Siemens Electrical Supplies - Recent Questions, Troubleshooting & Support
Siemens QF230A keeps tripping after installation.
So likely you have a 3 wire dryer cord and a 3 wire branch circuit. The dryer neutral is bonded to the dryer frame and the third wire of the dryer plug.
There were code exceptions for dryers and stoves that allowed timer motor circuits to use the neutral as a current carrier and frame ground.
To use the GFCI for the dryer you will be required to add an additional conductor (new 3 wire+ground cable) and separate the neutral to frame bond in the dryer and use a 4 wire dryer cord.
Likely you also have some GFCI single pole breakers and replaced ungrounded receptacles with grounded (another code exception) and they work OK. The dryer and stove are different as there is current on the third wire where as on the ungrounded receptacle GFCI there is no 3rd wire.
In breif, the neutral (current carrier conductor) from the dryer must be isolated from the dryer frame and dryer ground (fault current carrier conductor).
Or just leave it the way it was.
Check with local authority with jurisdiction for local code requirements.
on Jun 25, 2020
My company wired a residence Inn Hotel and we had
The only way to really see what's going on is with a scope to look at the wave form. The arc fault breaker is the latest attempt by the NEC to control the world. Let's get real here, why on earth would we need 'arc fault protection'? The circuitry is 'looking' for a arc on the load that would indicate a potential ground fault or short circuit.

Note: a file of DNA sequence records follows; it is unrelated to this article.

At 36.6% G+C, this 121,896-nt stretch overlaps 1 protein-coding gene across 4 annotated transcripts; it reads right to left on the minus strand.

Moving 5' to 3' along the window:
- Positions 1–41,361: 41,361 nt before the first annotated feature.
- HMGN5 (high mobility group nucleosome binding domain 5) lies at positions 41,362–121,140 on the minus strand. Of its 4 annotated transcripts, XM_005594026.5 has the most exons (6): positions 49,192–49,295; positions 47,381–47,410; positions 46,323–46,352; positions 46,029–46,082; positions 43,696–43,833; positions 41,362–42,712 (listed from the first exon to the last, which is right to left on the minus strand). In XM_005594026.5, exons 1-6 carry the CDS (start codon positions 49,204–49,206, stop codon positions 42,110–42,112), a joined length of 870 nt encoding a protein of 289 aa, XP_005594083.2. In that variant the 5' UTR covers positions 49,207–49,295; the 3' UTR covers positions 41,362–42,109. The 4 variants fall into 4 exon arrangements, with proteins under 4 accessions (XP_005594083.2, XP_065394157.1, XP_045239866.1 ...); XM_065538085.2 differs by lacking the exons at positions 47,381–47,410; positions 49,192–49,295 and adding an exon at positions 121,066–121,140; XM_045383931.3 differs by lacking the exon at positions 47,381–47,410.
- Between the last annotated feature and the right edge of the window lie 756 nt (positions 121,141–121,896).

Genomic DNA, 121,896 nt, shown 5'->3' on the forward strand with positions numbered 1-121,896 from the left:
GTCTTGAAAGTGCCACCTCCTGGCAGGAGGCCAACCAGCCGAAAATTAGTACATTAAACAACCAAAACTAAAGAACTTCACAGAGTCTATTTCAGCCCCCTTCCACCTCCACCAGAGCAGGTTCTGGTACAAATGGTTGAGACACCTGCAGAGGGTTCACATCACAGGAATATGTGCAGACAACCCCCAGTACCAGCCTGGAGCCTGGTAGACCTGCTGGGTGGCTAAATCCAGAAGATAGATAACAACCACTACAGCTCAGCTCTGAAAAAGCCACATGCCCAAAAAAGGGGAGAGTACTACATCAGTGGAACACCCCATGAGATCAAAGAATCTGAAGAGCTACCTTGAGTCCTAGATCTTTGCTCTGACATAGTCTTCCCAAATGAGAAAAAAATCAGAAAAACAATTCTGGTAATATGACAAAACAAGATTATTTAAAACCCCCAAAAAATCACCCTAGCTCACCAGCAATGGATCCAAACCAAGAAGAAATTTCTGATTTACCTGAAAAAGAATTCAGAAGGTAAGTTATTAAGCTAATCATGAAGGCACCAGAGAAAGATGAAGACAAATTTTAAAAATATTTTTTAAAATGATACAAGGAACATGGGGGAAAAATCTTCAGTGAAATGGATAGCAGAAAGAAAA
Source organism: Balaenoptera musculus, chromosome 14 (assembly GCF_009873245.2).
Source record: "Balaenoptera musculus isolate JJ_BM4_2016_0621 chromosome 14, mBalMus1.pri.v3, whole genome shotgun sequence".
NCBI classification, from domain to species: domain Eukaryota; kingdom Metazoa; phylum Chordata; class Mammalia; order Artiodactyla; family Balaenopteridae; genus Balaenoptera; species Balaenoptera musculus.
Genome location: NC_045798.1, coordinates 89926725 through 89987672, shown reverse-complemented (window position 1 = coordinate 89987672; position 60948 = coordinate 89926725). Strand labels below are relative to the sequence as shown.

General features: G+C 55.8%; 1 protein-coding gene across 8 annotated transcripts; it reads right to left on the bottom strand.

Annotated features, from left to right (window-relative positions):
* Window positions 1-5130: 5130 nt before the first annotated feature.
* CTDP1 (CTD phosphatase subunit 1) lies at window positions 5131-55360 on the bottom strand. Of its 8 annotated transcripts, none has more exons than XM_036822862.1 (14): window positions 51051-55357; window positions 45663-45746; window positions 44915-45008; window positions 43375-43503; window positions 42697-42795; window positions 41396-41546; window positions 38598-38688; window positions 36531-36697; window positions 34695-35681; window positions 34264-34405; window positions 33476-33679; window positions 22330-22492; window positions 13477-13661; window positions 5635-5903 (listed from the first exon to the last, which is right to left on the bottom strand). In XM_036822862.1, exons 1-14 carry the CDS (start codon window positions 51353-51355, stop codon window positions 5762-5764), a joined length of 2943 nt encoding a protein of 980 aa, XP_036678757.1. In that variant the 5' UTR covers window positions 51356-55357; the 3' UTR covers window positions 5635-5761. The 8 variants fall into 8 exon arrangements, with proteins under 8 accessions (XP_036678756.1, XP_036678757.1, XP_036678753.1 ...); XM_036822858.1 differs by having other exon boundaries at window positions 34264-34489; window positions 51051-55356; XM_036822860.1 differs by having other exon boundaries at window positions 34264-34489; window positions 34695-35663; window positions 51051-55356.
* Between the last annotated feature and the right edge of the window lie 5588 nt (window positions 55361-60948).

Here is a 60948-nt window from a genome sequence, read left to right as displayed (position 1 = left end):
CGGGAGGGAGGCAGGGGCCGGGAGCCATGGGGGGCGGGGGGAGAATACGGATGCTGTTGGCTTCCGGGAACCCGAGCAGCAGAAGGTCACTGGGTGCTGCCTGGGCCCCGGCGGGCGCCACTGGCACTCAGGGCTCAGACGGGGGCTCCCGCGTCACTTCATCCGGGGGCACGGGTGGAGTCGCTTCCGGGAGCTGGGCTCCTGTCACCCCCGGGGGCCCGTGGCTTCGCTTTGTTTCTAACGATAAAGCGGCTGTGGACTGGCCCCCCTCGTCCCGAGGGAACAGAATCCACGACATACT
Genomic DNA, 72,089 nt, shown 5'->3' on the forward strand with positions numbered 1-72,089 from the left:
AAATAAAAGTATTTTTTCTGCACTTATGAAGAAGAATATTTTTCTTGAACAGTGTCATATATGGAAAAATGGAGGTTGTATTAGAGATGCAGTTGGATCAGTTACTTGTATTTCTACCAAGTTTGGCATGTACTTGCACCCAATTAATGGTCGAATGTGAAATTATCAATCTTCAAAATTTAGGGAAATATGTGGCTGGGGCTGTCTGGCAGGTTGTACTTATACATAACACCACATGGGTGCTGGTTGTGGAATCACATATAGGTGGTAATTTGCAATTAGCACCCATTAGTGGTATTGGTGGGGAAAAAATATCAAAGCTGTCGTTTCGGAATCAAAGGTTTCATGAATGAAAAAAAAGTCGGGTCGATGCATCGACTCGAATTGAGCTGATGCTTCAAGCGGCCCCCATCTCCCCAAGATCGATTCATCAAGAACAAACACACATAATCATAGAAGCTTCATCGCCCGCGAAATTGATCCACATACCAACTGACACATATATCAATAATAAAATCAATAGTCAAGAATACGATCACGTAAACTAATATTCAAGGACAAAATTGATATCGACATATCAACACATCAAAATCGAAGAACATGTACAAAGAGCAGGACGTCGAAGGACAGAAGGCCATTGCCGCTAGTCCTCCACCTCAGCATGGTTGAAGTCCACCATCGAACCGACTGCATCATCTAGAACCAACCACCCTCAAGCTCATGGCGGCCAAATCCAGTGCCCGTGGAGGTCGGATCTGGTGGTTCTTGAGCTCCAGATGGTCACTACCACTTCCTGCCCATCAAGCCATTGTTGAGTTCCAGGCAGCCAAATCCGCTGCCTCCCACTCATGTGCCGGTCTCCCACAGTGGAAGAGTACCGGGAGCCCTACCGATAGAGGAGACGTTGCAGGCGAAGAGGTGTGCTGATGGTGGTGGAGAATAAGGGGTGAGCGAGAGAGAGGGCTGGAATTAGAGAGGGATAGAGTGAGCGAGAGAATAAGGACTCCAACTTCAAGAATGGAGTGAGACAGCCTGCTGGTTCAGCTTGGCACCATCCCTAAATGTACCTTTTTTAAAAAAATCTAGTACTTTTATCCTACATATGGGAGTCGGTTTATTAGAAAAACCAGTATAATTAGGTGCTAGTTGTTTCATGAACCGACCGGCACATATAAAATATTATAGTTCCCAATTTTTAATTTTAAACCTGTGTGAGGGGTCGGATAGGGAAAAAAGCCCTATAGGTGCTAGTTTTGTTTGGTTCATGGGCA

I've heard nothing but negative problems associated with these devices. Too bad they are now required by the NEC. I wonder who got that 'pushed' through'...? There probably making bank right now.
Sorry to voice my opinion, let me get back to the problem at hand. I really doubt it's the Chinese ballasts. It's probably more to do with the voltage level with no load, compared to the loaded voltage level. Also, it could have to do with the 'Harmonic Distortion' created by a large 'lagging power factor' coming from the ballast load. A small filter at the service entrance would probably eliminate your problems, but it's really not your problem is it? The building owner would be the one that has to mitigate 'his' electrical system issues.
A good engineer capable of doing a 'power study' could have the answers for you...
If you need further help, I’m available over the phone at https://www.6ya.com/expert/craig_3fa289bf857b1a3c
on May 16, 2018
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